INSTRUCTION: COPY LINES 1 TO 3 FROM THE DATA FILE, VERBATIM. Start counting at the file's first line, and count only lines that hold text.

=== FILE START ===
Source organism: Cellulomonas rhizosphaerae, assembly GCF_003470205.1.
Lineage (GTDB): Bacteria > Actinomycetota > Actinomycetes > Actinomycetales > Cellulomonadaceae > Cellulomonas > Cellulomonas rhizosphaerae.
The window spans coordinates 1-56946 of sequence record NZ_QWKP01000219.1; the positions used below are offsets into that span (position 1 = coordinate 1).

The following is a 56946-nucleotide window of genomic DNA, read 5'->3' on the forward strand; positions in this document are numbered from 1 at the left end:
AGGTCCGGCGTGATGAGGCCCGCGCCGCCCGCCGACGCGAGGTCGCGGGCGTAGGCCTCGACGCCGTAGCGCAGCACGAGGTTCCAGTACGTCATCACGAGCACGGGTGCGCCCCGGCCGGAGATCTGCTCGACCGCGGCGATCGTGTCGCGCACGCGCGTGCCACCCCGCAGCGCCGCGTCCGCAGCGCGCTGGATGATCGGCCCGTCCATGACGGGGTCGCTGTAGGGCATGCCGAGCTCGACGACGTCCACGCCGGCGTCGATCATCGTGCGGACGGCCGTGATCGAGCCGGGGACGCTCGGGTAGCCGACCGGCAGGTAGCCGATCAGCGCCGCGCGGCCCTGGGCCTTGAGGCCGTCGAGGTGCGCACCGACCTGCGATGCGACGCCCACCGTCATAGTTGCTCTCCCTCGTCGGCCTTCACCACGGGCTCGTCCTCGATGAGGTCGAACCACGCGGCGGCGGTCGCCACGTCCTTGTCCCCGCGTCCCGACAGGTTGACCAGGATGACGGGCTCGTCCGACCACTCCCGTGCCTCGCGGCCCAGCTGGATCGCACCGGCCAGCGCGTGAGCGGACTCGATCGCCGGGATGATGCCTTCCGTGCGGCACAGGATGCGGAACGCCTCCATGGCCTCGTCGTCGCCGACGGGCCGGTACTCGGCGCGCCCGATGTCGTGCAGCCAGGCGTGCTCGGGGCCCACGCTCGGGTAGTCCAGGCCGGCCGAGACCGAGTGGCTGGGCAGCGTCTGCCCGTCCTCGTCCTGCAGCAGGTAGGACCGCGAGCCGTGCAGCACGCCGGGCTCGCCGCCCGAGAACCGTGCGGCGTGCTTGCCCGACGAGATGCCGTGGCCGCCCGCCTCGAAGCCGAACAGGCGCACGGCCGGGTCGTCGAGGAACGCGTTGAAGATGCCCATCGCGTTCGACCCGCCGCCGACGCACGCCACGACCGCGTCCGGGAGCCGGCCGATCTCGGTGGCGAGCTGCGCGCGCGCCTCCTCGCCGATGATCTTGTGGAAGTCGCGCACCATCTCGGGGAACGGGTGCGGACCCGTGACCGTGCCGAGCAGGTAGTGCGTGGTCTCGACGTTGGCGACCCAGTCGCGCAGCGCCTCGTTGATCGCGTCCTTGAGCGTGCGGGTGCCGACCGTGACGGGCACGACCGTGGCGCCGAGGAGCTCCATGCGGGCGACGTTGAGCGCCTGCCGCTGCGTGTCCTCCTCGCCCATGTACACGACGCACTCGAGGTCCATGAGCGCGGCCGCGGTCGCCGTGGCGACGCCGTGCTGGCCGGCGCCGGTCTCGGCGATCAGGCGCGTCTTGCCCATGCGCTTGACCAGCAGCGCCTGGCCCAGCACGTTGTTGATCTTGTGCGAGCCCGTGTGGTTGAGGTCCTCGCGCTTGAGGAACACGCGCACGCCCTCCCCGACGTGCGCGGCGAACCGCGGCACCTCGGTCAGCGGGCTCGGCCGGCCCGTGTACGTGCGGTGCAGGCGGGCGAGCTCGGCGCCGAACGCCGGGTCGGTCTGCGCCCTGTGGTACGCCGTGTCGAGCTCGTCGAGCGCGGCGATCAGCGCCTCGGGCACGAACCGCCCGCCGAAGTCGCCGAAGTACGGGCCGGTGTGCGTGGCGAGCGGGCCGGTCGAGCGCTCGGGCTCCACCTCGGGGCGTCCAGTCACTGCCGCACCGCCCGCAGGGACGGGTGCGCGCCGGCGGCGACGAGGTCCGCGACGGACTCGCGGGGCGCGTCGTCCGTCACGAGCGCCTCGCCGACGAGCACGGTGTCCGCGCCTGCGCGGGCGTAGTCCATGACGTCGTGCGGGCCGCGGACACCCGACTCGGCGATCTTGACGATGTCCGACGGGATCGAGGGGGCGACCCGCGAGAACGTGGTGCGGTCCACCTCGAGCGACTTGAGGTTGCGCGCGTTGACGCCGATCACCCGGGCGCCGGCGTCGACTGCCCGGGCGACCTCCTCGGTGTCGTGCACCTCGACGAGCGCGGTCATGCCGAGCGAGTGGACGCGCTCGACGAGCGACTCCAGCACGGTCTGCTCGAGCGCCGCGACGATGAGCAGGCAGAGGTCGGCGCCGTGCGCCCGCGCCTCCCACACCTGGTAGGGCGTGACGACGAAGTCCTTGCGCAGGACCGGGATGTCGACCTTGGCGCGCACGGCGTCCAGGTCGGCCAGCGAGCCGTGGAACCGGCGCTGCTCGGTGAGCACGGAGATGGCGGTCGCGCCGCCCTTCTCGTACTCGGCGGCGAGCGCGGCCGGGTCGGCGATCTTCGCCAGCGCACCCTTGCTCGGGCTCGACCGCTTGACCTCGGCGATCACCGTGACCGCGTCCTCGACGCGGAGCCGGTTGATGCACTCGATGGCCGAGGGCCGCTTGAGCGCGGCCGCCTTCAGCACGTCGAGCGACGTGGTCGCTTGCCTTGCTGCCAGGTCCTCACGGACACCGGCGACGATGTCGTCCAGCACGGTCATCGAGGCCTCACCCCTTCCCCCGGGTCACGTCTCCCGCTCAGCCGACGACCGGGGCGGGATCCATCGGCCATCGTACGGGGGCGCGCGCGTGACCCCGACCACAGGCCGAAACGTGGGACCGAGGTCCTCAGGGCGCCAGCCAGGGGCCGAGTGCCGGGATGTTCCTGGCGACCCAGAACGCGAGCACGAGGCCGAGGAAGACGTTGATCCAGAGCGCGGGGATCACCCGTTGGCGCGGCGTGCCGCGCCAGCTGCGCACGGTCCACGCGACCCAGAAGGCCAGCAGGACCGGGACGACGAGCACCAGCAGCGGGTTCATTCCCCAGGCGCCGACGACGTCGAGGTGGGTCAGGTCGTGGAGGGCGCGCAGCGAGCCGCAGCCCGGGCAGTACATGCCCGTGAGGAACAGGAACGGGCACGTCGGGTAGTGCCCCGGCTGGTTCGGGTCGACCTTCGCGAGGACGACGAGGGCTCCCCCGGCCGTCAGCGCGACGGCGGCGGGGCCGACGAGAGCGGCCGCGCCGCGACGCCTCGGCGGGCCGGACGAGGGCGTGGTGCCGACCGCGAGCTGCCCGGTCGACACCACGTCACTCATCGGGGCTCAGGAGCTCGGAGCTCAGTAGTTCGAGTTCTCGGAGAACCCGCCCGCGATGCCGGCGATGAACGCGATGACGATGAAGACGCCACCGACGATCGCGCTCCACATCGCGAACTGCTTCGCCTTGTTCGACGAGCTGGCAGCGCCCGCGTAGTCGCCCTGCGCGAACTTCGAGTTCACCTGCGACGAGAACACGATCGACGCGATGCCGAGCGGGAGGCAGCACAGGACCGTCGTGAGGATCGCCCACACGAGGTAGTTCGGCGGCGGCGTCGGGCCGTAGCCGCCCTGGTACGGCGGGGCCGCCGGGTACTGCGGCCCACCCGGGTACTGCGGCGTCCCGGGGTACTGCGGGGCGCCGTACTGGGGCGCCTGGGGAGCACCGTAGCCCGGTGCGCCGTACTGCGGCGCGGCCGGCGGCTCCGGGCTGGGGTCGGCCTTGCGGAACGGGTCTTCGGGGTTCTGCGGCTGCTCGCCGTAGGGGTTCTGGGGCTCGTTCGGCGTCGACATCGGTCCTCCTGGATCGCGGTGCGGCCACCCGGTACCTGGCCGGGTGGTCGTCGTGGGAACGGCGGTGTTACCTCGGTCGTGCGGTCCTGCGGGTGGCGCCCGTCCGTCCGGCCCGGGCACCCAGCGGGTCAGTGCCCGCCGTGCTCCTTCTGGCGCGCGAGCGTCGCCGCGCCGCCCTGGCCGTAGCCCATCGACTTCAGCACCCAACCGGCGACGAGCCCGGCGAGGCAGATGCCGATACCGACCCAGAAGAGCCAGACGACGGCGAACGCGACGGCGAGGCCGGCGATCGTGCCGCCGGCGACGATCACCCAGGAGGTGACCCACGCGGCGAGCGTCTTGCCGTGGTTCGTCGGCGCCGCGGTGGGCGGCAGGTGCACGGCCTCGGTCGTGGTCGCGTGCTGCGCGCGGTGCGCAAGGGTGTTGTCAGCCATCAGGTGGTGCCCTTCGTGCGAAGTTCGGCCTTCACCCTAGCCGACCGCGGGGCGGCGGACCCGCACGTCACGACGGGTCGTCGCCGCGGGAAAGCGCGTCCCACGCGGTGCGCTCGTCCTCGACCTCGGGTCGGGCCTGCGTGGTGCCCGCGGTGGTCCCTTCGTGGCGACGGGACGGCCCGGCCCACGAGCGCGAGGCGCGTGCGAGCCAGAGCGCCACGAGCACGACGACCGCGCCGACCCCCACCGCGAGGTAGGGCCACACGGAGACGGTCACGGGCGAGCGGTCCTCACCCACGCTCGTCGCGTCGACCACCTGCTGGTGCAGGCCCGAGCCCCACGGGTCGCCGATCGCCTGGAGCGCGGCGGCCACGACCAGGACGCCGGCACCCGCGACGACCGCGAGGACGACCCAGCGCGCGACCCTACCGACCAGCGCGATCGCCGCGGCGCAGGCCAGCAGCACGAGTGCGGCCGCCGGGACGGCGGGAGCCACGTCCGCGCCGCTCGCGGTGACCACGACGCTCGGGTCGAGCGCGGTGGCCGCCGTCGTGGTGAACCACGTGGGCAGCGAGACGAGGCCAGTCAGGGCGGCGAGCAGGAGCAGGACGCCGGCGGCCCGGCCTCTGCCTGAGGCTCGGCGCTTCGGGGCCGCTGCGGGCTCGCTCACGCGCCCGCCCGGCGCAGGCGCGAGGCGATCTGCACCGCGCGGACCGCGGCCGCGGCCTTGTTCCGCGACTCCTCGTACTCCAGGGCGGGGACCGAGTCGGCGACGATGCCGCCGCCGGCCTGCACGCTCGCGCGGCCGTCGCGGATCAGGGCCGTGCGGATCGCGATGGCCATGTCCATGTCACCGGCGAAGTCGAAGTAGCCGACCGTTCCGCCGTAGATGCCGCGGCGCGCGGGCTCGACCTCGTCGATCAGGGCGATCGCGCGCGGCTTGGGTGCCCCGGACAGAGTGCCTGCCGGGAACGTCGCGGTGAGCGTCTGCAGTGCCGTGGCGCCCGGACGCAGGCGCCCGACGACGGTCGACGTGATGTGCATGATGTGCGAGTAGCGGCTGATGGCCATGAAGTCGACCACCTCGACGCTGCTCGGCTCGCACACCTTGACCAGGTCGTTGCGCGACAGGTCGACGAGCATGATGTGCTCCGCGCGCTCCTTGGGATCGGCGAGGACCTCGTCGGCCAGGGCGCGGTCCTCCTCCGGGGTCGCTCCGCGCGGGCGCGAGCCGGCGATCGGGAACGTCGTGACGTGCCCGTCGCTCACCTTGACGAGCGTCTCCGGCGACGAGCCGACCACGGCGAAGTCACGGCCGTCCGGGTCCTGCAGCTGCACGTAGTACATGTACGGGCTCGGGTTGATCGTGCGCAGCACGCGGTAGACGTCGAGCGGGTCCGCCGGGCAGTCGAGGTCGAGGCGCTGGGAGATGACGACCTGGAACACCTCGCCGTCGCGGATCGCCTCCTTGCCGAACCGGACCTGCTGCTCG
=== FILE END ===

Source organism: Cellulomonas rhizosphaerae, assembly GCF_003470205.1.
Lineage (GTDB): Bacteria > Actinomycetota > Actinomycetes > Actinomycetales > Cellulomonadaceae > Cellulomonas > Cellulomonas rhizosphaerae.
The window spans coordinates 1-56946 of sequence record NZ_QWKP01000219.1; the positions used below are offsets into that span (position 1 = coordinate 1).